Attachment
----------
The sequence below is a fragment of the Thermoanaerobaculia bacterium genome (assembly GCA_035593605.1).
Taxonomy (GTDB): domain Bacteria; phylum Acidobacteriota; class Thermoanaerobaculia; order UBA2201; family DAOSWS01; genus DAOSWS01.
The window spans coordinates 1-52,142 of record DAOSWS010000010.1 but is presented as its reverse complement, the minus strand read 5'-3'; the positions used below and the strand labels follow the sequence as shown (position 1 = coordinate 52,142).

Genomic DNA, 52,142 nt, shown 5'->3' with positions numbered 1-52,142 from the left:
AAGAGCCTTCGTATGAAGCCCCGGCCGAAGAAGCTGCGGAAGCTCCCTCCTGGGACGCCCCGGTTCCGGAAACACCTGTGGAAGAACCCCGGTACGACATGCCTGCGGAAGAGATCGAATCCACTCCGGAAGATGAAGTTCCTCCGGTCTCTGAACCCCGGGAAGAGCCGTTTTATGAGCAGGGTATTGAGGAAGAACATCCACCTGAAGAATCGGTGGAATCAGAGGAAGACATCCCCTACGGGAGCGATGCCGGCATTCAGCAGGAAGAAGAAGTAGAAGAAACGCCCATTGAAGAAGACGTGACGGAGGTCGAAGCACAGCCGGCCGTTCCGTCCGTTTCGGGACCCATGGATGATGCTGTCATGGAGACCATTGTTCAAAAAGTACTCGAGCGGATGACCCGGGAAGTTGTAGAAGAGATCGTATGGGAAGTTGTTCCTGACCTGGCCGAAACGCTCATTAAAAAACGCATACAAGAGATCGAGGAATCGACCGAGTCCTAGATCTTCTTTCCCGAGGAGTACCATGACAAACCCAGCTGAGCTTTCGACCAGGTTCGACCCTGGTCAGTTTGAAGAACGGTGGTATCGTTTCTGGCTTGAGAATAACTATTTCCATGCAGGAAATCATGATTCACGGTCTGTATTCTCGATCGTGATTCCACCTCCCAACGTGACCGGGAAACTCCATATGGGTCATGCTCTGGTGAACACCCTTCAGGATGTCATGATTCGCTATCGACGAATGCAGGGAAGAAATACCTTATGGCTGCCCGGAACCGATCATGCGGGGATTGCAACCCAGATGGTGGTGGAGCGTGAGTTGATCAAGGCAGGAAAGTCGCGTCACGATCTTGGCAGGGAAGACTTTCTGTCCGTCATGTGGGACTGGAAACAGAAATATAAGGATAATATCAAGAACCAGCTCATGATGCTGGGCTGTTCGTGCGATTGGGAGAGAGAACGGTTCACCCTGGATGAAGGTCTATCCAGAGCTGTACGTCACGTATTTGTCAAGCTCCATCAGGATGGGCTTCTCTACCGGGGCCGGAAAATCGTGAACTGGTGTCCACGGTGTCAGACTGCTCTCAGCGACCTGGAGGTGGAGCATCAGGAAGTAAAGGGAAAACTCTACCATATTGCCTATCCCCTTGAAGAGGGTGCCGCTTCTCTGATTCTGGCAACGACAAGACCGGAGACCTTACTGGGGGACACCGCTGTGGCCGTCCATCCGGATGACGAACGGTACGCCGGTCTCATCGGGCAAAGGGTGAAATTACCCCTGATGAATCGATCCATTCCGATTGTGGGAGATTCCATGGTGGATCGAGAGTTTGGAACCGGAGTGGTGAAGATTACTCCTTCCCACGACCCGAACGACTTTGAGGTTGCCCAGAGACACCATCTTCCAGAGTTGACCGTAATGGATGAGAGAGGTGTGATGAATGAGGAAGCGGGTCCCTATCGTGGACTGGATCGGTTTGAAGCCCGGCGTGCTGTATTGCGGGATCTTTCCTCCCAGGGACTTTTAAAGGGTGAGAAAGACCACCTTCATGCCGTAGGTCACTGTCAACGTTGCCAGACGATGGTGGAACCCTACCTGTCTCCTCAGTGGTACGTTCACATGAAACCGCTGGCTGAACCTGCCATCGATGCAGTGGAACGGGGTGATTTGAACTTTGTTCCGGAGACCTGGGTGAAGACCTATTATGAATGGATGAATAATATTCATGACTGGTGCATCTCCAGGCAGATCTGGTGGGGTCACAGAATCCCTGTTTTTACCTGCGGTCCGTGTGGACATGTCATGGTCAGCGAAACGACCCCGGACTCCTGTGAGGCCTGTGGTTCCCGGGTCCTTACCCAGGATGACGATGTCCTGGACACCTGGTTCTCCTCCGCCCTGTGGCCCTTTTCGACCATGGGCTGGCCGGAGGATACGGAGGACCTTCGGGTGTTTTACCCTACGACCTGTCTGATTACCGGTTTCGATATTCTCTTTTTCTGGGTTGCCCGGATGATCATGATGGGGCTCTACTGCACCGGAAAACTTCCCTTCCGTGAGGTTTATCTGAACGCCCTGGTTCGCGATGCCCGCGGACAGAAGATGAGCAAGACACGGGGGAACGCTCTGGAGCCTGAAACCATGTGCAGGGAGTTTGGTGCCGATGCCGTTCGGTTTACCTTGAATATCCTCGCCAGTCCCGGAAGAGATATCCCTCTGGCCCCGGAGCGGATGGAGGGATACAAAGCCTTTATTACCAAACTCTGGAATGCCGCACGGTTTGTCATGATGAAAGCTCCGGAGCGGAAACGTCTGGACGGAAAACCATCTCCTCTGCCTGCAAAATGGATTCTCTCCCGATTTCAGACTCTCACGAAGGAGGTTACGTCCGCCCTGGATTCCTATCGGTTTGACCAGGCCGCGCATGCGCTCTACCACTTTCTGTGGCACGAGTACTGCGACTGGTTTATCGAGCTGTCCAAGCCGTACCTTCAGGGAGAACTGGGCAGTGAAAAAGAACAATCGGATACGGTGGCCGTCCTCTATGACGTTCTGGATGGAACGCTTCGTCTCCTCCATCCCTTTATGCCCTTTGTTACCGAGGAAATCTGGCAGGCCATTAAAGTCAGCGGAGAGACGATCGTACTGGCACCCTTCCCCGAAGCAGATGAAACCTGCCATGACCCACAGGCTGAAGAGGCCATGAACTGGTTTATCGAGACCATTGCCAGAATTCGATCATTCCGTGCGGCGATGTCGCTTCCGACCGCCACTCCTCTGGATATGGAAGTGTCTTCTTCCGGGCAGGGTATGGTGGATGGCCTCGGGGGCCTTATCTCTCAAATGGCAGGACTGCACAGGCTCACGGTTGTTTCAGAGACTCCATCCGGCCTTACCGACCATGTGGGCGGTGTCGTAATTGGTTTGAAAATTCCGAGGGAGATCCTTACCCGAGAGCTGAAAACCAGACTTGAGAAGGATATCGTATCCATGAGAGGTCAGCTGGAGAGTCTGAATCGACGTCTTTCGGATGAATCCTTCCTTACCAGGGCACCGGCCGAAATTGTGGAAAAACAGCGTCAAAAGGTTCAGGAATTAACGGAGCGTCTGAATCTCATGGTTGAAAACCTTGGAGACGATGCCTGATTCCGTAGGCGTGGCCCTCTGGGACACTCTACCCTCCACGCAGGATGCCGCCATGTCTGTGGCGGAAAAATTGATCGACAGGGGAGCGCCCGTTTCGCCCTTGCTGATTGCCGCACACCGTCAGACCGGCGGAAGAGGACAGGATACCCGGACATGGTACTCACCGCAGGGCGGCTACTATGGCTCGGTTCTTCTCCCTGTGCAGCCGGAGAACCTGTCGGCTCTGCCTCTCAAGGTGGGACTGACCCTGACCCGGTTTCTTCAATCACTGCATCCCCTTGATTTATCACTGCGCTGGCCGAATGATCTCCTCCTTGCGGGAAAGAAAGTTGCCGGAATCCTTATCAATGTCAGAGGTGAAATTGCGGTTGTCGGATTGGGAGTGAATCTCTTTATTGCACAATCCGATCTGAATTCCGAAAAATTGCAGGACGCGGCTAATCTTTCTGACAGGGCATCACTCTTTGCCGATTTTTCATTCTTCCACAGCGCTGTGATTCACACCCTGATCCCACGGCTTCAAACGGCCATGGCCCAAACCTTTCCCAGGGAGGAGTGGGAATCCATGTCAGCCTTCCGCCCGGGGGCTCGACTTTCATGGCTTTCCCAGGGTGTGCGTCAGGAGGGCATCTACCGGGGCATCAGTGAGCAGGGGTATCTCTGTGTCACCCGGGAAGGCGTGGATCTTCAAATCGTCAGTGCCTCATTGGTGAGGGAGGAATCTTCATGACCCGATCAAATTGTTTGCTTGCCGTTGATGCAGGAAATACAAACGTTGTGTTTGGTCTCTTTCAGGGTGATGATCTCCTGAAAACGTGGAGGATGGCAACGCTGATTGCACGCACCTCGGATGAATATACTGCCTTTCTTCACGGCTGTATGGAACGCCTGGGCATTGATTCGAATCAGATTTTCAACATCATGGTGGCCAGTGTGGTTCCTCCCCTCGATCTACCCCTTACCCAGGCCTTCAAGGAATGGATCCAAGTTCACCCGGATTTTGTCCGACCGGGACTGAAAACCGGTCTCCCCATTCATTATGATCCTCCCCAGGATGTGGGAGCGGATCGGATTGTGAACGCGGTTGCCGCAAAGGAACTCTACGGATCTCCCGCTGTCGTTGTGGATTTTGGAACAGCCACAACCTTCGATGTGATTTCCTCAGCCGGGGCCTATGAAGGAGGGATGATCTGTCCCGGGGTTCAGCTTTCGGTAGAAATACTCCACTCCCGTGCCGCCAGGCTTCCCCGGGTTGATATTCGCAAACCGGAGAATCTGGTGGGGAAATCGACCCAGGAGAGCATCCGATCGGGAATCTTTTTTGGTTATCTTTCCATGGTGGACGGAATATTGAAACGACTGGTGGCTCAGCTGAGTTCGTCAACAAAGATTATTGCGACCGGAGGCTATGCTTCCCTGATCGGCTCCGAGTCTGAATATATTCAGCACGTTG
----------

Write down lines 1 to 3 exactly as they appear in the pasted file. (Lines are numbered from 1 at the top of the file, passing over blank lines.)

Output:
The sequence below is a fragment of the Thermoanaerobaculia bacterium genome (assembly GCA_035593605.1).
Taxonomy (GTDB): domain Bacteria; phylum Acidobacteriota; class Thermoanaerobaculia; order UBA2201; family DAOSWS01; genus DAOSWS01.
The window spans coordinates 1-52,142 of record DAOSWS010000010.1 but is presented as its reverse complement, the minus strand read 5'-3'; the positions used below and the strand labels follow the sequence as shown (position 1 = coordinate 52,142).